George: And I can hear out of my left ear again. Stewart’s pedal; Stewart’s pedal. Huh, it’s right here! Well, what do you know about that! Merry Christmas! Merry Christmas!
Whit: Well, Merry Christmas, George.
Eugene: He’s gonna catch a terrible cold if he doesn’t get out of those wet clothes.
Whit: I’m not sure he cares.
George: Hello, Pokenberry Falls! Merry Christmas! Merry Christmas, you old movie house. Merry Christmas, you wonderful old bicycle store. Merry Christmas, you beautiful dry cleaners and tackle shop.
(Sound of car honking)
Mr. Lionel: Are you out of your mind, Barclay? Watch where you’re going. We nearly ran you over.
George: Merry Christmas, Mr. Lionel. Merry Christmas!
Mr. Lionel: Hah! A Happy New Year to you… in Rupert.
(The Barclay house)
George: Mary, Mary! Oh, hello.
Bank Man: Hello, I’m Travis Gitt… from the bank.
George: You’re here to foreclose on the church and this house, aren’t you? We’re out in the street; isn’t it wonderful? Mary! Oh, would you look at this beautiful drafty old house? Mary!
Jimmy: What’s going on? Where’ve you been?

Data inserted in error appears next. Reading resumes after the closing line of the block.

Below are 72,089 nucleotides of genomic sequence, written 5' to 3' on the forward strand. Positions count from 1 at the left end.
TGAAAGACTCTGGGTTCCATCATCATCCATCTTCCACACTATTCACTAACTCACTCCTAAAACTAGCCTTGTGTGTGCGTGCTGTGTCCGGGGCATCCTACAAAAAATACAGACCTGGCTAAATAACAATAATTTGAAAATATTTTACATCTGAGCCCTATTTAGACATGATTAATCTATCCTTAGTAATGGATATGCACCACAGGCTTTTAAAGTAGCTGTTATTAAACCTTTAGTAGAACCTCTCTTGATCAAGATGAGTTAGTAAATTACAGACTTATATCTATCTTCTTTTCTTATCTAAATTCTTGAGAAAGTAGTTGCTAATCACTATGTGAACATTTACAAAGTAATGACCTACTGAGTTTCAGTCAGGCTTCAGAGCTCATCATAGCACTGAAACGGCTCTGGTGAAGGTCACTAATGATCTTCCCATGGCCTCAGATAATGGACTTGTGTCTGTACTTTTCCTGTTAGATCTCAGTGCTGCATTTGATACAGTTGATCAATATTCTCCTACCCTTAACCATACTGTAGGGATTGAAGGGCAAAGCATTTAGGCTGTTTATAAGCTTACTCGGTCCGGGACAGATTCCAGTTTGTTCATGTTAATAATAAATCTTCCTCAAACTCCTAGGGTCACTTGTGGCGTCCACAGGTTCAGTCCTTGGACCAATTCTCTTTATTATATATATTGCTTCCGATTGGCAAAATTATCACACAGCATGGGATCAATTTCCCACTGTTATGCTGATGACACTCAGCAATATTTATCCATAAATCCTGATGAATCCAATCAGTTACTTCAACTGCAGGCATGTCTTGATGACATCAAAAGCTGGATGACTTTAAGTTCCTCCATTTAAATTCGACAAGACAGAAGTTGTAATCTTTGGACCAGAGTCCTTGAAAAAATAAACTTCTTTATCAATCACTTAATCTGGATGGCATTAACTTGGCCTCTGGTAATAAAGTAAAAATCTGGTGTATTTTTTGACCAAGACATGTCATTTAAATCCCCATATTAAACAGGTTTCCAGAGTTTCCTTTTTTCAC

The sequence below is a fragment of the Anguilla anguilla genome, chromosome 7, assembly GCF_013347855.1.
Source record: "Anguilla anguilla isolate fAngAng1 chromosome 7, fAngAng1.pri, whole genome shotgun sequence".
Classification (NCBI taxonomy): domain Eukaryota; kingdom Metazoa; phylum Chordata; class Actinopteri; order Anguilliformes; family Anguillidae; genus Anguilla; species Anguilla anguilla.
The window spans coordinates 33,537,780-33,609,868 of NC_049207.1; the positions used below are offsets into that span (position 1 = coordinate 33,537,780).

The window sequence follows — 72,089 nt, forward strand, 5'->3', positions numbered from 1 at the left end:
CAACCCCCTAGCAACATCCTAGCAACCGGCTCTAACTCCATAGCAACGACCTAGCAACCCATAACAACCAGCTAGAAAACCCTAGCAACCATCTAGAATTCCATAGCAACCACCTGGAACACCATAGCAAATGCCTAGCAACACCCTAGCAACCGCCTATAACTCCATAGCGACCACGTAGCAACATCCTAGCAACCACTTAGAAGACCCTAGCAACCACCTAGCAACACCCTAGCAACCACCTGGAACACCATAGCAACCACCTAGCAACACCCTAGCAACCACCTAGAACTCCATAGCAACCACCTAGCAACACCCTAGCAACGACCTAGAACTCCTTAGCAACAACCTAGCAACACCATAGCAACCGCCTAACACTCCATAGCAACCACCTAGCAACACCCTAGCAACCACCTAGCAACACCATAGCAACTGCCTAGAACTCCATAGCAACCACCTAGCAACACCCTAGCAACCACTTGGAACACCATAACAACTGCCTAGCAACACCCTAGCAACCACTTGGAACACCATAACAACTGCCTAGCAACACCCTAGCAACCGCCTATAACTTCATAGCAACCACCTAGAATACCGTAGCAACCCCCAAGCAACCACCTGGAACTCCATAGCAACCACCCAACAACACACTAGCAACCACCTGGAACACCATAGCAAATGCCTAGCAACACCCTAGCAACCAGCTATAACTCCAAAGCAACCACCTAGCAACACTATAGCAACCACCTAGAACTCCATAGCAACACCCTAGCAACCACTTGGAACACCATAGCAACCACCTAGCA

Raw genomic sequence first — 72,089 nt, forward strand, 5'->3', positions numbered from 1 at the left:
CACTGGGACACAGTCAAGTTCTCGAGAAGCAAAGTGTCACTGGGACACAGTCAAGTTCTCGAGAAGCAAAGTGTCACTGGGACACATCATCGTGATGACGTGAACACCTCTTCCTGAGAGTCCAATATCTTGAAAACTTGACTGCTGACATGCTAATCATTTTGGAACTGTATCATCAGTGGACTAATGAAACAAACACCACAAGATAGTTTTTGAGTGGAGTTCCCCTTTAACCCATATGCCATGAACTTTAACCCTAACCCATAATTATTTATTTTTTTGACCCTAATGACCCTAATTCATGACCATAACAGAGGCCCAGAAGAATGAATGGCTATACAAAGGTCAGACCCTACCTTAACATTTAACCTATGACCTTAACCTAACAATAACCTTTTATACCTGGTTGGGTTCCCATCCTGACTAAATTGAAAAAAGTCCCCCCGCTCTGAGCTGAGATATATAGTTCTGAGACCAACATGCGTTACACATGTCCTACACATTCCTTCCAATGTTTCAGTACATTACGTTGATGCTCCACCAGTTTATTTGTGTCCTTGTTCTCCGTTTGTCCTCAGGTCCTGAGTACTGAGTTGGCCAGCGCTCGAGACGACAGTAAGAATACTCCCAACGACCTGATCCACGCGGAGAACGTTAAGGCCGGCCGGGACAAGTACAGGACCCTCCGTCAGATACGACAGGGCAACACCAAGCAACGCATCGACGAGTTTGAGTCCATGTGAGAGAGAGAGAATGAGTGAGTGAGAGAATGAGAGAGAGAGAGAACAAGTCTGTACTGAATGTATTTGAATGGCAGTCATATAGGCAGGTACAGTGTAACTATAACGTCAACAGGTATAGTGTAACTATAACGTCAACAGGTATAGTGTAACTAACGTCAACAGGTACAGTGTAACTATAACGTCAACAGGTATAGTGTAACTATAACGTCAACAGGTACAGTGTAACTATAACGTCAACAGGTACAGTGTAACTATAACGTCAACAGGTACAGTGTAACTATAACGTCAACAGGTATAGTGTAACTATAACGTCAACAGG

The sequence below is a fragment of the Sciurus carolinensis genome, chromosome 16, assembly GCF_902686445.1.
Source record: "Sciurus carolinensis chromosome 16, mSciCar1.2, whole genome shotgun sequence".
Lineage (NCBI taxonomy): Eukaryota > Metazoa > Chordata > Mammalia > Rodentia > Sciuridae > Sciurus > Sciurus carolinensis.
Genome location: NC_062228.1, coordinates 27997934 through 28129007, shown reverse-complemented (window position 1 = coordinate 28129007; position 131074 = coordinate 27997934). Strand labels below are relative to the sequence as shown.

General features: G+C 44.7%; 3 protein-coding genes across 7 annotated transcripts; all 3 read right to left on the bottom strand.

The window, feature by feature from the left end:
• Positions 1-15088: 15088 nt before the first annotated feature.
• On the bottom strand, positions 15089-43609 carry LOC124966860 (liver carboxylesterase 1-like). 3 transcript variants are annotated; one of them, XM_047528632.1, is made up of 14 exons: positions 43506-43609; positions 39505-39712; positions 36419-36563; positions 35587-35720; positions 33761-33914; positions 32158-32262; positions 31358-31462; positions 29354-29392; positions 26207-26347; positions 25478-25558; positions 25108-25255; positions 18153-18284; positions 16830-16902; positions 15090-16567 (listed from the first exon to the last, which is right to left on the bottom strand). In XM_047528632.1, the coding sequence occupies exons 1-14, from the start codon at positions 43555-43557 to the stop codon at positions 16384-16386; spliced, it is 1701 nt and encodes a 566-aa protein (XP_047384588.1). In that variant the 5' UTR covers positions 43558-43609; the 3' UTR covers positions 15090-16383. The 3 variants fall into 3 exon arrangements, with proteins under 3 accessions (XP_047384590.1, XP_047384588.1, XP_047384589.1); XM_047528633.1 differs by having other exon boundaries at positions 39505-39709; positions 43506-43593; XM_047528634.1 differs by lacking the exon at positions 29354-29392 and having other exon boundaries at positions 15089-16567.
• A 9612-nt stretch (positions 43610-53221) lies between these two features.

George: Donna. Jimmy. Look at you two. I could eat you up!
Jimmy: That’s disgusting, Dad.
Stewart: Hi, daddy.
George: Stewart. Stewart, my little gingersnap.
Donna: Dad must be hungry.
George: How do you feel?
Stewart: Okay. Not a smitch of swelling on my ankle.
George: (Laughs) Not a smitch of swelling.
Jimmy: A smitch?
Donna: Old Testament. Kinda like a cubit.
George: Mary, Mary!
Mary: Where have you been? We’ve been looking all over for you.
George: You have no idea what’s happened to me.
Mary: Oh, you have no idea either. Come into the living room. Hurry! They’re on their way. Oh, we need a table. Here’s one. Now don’t move. I hear them now. Oh, it’s a miracle, George, a miracle. Come in, Ellis. Come in everybody.
Ellis: Isn’t it wonderful?
George: What is all this?
Ellis: Mary did it, pastor. Mary did it. She told a few people you were in trouble and they scattered all over town collecting money. They didn’t ask any questions. They just said, “If Pastor George is in trouble, then count on me.” You never saw anything like it.
Man in Crowd: Say, what’s this, pastor? Another night of bingo?”
Lady in Crowd: Hi, ya, George.
Man in Crowd: Hey, Merry Christmas.
Woman: Merry Christmas, George.
Man: Pastor George, Merry Christmas.
Ellis: The line forms to the right. Now, where did I put my bank deposit book?